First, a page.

The NHC warned hurricane Florence will cause "catastrophic" flooding as the Carolinas are hit with 40 inches of rainfall. Tropical Force winds of 58 to 73 miles per hour are expected in the area. And that's just the prelude to untold days of misery. "This will cause extremely risky flooding".
"Catastrophic effects will be felt outside the center of the storm due to storm surge as high as 9 to 13 feet".
Duke Energy, the nation's No. 2 power company, said Florence could knock out electricity to three-quarters of its 4 million customers in the Carolinas, and outages could last for weeks. "Tens of thousands of structures are expected to be flooded, and many more by rising rivers and creeks".
"We have two boats and all our worldly possessions", said Susan Patchkofsky, who refused her family's pleas to evacuate and stayed at Emerald Isle with her husband.
"And when the tide comes back up around noon, we will be inundated with additional storm surge", she said.
Florence is expected to arrive in southeast North Carolina on Friday morning before drifting south into SC.
More than one million people had been ordered to evacuate the coasts of North and SC and Virginia and thousands moved to emergency shelters, officials said.
Hurricane-force winds extended 80 miles (130 kilometres) from its centre, and tropical-storm-force winds reached out to 195 miles (315 kilometres).
"It's cumulative damage", Myers said. "Then, a long time later, they started to report really large numbers, like 3000". "So will the power lines, as the trees fall down".
The Charleston area will see winds near tropical storm strength of 40 miles per hour and somewhere between 3 to 6 inches of rain. As the storm moves inland, Georgia, Virginia and Maryland will also be in peril.
"This large-scale feature is expected to keep the hurricane moving northwestward today, followed by a turn toward the west at a much slower speed on Friday as the ridge to the north of Florence weakens due to a weak shortwave trough dropping slowly southward from the Ohio Valley". Officials said at least 150 people were "awaiting rescue" early Friday morning as the risky. Those numbers will only rise as the slow-moving storm hovers over the region through at least Saturday (Sept. 15), according to the National Hurricane Center (NHC).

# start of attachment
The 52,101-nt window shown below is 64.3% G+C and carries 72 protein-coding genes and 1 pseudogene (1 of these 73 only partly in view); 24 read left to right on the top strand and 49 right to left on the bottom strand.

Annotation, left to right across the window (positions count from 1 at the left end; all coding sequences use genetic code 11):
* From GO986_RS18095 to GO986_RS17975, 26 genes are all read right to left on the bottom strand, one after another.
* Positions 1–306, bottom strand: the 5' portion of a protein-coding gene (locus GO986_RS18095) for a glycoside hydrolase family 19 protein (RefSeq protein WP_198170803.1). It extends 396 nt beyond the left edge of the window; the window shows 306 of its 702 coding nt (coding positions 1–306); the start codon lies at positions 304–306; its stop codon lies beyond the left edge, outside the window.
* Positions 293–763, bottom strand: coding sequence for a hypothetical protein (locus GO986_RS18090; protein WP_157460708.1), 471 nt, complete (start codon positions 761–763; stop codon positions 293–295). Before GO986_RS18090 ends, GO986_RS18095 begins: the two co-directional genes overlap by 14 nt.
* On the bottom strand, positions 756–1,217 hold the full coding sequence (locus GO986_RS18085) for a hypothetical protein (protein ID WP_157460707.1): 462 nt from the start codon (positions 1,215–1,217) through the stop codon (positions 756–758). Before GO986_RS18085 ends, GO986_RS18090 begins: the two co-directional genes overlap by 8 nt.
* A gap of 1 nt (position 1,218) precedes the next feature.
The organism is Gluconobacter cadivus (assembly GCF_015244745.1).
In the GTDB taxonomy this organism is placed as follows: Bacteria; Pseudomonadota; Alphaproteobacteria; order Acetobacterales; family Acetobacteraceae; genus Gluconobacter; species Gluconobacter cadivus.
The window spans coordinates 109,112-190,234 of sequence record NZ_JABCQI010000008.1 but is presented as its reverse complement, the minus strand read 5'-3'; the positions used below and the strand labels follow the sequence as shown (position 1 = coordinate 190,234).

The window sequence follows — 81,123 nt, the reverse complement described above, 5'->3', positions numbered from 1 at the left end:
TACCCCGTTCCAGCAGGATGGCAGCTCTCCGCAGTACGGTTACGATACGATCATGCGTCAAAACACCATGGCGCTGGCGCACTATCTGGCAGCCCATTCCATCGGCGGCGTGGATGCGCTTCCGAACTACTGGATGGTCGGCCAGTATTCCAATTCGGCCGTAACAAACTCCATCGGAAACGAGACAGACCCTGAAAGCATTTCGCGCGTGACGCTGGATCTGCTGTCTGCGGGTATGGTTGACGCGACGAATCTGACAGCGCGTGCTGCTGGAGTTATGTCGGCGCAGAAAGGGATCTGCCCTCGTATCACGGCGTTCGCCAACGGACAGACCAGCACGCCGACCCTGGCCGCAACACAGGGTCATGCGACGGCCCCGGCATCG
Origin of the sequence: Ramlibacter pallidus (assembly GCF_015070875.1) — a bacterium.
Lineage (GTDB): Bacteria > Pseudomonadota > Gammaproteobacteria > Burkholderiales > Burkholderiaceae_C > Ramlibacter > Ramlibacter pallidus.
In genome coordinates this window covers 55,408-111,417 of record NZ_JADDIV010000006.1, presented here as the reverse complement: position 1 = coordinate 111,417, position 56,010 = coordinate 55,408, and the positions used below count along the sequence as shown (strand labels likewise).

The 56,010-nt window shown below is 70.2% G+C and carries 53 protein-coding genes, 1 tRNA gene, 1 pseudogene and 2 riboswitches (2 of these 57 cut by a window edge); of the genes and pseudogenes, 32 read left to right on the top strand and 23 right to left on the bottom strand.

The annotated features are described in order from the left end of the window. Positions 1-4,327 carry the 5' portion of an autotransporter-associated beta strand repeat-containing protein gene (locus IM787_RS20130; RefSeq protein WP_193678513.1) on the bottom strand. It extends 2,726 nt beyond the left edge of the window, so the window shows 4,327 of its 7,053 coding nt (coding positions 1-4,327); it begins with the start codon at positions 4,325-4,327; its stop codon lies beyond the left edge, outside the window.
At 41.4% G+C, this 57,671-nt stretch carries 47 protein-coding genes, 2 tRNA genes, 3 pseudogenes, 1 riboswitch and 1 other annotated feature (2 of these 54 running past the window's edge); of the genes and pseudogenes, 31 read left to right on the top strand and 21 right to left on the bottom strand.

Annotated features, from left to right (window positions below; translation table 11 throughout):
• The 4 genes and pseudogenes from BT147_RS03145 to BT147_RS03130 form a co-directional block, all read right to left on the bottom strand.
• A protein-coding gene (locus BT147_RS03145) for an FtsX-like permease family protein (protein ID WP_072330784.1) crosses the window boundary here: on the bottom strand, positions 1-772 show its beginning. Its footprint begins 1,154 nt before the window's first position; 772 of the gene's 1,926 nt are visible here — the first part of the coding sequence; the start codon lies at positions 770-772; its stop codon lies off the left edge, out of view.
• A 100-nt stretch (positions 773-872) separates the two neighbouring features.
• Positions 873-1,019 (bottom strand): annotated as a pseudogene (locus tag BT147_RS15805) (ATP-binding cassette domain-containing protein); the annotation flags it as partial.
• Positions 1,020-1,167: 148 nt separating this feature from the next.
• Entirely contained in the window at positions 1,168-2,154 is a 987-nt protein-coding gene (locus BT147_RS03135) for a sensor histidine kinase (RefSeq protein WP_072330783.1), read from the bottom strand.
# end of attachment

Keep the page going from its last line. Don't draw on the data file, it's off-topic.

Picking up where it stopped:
"You put your life at risk by staying", Cooper said.
He Tweeted: "We are getting nailed by #hurricane force winds and blinding rain at Wrightsville Beach". According to Fire Chief Glen Rogers, there are in fact only 12 people left on the beach to sit out the storm.
"Even the rescuers can not stay there", he said.
In Wilmington, North Carolina, a steady rain began to fall as gusts of winds intensified, causing trees to sway and stoplights to flicker.
With winds picking up along the coastline earlier Thursday, federal and state officials had issued final appeals to residents to get out of the path of the "once in a lifetime" weather system.
ISS astronauts have the best view of Earth available with a giant orbiting space station packed with cameras and portals to look out of. "You may need to move up to the second story, or to your attic, but WE ARE COMING TO GET YOU".
"Florence is still a unsafe storm", said Rebecca Fuller, a meteorologist with Radiant Solutions in Gaithersburg, Maryland. Tropical Storm Isaac is forecast to approach the Lesser Antilles Islands on Thursday. Hurricane Helene is veering toward Europe.